Overall, this is great psychological rollercoaster that I think will appeal to many readers!
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I have a soft spot for books that discuss mental illness. I guess it could be a way of seeing myself in a book, or getting an insight into what others may be experiencing. It makes me feel less alone and I find the topic fascinating.

Sheinmal does not disappoint with this intense look at mental illness. Her main character Hannah is a top student, a model daughter and she doesn't deserve to be institutionalised over a simple accident, but her lawyer disagrees. Hannah decides not to waste her time and uses this as an opportunity to befriend Lucy and show the doctors, lawyers and judge, just how wrong they are about her. She would never have hurt her friend. She is the perfect friend, how could anyone think differently?

Hannah is the perfect unreliable narrator, she makes that clear from the outset. 6% in and she tells you that outright.
"It's not true that I can only see a few plants from here. We're actually in the middle of a forest.
I was lying before."

This book drew me in quickly and had me completely invested in Hannah's life within a couple of pages. She is complex and fascinating. Because it's from her point of view, we never get other people's versions of Hannah, so we have to kind of just take her at her word. And it's hard to take someone at their word when they have hurt their friend.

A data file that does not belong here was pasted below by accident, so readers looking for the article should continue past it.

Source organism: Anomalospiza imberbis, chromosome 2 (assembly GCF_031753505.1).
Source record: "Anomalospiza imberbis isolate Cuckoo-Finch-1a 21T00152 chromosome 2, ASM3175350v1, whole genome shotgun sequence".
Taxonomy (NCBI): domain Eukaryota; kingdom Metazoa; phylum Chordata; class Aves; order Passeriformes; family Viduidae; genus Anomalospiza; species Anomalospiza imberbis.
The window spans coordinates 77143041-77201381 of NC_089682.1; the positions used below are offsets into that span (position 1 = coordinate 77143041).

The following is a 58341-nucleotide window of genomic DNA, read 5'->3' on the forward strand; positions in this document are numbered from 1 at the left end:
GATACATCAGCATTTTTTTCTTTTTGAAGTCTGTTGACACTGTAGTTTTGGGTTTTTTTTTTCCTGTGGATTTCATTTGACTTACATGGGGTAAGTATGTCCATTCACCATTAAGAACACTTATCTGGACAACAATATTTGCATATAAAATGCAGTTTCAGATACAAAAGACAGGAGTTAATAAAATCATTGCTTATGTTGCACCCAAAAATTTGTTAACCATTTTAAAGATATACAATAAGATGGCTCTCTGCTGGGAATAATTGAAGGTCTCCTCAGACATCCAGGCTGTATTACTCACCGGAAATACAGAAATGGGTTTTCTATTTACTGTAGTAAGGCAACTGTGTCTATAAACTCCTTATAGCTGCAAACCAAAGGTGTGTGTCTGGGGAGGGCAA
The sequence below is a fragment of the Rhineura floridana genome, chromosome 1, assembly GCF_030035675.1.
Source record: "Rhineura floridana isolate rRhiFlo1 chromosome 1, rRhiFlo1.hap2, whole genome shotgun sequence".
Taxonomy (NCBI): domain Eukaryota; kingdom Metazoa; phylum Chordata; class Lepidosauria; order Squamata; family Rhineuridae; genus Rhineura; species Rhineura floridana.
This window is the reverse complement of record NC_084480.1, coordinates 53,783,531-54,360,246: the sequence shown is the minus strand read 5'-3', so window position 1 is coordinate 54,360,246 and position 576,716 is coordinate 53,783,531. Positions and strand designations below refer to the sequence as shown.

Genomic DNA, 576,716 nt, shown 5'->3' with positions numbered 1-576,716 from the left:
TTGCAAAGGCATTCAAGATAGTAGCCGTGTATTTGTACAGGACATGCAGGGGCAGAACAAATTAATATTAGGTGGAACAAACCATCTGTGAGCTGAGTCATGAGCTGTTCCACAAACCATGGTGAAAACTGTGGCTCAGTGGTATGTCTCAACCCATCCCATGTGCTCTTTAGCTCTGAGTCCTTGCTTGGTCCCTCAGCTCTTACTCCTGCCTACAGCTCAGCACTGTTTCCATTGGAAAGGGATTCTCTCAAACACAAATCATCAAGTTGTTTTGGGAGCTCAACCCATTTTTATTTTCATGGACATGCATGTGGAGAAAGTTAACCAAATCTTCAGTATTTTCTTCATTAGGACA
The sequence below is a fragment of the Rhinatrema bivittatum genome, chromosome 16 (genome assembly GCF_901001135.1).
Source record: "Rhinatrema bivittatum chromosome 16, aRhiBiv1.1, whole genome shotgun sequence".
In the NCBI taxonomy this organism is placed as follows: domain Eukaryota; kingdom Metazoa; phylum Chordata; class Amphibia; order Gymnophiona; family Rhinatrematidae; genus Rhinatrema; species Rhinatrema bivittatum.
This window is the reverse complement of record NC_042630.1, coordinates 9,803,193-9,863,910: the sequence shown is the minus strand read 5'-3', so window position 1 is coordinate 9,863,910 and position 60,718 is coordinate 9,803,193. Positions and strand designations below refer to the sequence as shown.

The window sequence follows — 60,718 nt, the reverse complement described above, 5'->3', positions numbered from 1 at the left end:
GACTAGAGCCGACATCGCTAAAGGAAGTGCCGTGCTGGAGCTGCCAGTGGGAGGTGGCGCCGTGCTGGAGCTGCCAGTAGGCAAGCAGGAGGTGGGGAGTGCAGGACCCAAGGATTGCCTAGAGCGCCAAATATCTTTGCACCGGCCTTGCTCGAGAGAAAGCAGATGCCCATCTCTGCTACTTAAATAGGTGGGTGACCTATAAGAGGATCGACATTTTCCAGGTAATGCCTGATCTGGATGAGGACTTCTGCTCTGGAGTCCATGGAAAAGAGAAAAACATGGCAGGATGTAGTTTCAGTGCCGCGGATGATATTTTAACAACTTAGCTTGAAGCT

Hannah starts out brash, confident and annoying. She is so sure of herself, that watching that façade crumble around her is heartbreaking. She becomes so vulnerable and unsure of herself that you just want to hold her tight and tell her it will all be ok. It's an emotional ride that was able to surprise me throughout.

I don't want to discuss the plot more as it will give away too much. I think part of the emotional investment in books like these comes from not knowing where they are heading.
I can tell you that the writing was superb and i feel like the author really did her research. The way she describes Hannah's symptoms and behaviours is realistic and honest. I liked that she didn't shy away from the ugly parts of Hannah's personality and illness. Hannah requires a great deal of your empathy and understanding, which can be hard for some as she isn't exactly the nicest girl.

My only problem with this book is that I wanted more, I wanted to know what happened next. I get why the author left it like this, I think anything more would have cheapened it, but it would be great if she could pop me an email to tell me how Hannah's relationship with her parents is going?

Overall this is a fantastic, emotional, contemporary read. I highly recommend.
I received a copy from the publisher via NetGalley in exchange for an honest review.